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Crosswalk Headlinesposted a blog, Sat, 11 May, 2024

34,000 Accepted Christ During Winter Jam 2024: ‘Gen Z Is Hungry’ for Truth, Tour Pastor Says

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More than 34,000 young people made professions of faith during this year’s Winter Jam Christian concert tour, underscoring what the tour’s pastor says is Generation Z’s deep hunger for authenticity and truth. Launched in 1995, Winter Jam is an annual multi-city tour that is known for its expansive lineup -- this year featured 10 artists, including Crowder and Lecrae -- and its affordable admission ($15). It’s also known for its unapologetic gospel focus, with tour pastor Zane Black delivering a brief gospel presentation at the midway point each night.    

This year, Winter Tour recorded some 34,500 first-time professions of faith from individuals who typed their information into an online form and then were paired up with a local church. (That is, if they did not come with a church group in the first place.) The digital platform is run by Gloo.  

Many nights were sold out.  

Generation Z, Black said, is “hungry for what's real.”  

“They are inundated with the counterfeit -- whatever is edited, cropped, filtered,” Black told Crosswalk Headlines. “The digital age has pushed them so far into the world of AI that they long for something real. And so I think we have an opportunity within the church to present authentic, real truth in an age of [the] artificial and skeptic. There is a real God. There's a Book that is true. And there's a love that is life-changing, that's tangible.”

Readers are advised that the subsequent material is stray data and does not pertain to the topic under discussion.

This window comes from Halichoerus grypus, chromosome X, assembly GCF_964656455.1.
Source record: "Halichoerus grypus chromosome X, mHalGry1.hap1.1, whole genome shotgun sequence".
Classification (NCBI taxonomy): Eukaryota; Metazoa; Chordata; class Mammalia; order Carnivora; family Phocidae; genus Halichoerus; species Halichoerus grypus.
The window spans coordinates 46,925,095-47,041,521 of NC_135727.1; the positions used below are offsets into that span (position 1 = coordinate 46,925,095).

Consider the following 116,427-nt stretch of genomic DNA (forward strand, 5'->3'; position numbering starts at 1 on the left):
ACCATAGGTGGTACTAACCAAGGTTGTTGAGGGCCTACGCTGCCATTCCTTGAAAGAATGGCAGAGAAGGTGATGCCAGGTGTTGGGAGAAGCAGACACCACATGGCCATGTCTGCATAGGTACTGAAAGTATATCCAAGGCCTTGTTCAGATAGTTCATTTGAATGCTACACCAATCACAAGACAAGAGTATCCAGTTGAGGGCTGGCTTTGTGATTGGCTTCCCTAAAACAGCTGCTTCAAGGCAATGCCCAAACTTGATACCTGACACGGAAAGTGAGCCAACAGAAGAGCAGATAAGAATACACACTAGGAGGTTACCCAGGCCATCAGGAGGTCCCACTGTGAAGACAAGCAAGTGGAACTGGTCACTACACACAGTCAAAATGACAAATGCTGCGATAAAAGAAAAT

The darker the culture grows, Black said, the more thirsty people are for truth.  

Christians of Generation Z, he added, are “on fire.”  

“There's so many who are excited about sharing the life of Christ with their friends.”  

Winter Jam has two purposes, Black said: 1) share the gospel and 2) encourage the faithful. Young believers who attend the concert can look around and tell themself, “I’m not alone,” he said.  

Meanwhile, Black said he believes there is “more pressure on this [current] generation than ever before.” Much of it is driven by social media.  

“They're comparing themselves with all these false images,” he said. “... To me it comes down to really identity. Students are longing to know: ‘Who am I?’”  

The church has an opportunity, he said.  

“We have the hope of Jesus and the Word of God to say, ‘Here's who God says you are -- you are loved, you are chosen, you have purpose, no matter your past, no matter your future.  

“Gen Z is hungry for that.”



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